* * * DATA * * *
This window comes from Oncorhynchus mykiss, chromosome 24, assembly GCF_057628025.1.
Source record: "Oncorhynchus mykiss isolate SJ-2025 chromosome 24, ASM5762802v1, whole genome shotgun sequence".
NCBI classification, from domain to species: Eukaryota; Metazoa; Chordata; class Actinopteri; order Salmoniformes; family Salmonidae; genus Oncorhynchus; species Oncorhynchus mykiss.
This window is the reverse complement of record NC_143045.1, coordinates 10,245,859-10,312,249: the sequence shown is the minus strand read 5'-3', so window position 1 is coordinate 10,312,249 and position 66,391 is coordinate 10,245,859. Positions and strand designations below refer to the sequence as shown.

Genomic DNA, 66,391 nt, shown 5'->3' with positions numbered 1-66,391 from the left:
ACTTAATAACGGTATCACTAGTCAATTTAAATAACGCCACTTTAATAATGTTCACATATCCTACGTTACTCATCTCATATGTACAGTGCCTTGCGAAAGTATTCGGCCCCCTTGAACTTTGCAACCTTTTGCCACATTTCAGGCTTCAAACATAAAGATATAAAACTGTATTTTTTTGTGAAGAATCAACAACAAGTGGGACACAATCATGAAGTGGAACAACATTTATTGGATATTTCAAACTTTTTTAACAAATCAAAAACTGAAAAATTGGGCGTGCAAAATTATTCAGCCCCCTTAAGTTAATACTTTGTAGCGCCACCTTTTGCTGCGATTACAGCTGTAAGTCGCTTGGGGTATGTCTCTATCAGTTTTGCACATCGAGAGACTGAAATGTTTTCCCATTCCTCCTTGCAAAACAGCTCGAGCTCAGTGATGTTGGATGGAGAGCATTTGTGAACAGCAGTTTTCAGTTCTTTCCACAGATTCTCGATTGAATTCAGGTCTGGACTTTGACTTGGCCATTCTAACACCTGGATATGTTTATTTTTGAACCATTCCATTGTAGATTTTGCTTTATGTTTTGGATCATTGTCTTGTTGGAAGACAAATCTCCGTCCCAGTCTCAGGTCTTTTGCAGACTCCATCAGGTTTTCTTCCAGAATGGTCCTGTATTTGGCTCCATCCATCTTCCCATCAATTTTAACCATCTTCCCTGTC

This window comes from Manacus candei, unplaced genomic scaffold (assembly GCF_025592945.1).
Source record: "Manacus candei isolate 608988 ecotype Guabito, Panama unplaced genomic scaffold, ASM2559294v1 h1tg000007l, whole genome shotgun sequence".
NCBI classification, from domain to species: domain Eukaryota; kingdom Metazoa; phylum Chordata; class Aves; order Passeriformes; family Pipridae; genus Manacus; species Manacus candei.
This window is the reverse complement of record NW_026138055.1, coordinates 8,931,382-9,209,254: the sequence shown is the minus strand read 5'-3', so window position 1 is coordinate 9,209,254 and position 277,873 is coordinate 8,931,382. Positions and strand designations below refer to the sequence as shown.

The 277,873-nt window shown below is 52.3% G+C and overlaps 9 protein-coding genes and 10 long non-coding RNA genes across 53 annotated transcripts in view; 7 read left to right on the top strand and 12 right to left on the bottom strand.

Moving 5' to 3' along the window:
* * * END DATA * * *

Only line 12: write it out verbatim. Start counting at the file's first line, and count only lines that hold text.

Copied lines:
Moving 5' to 3' along the window: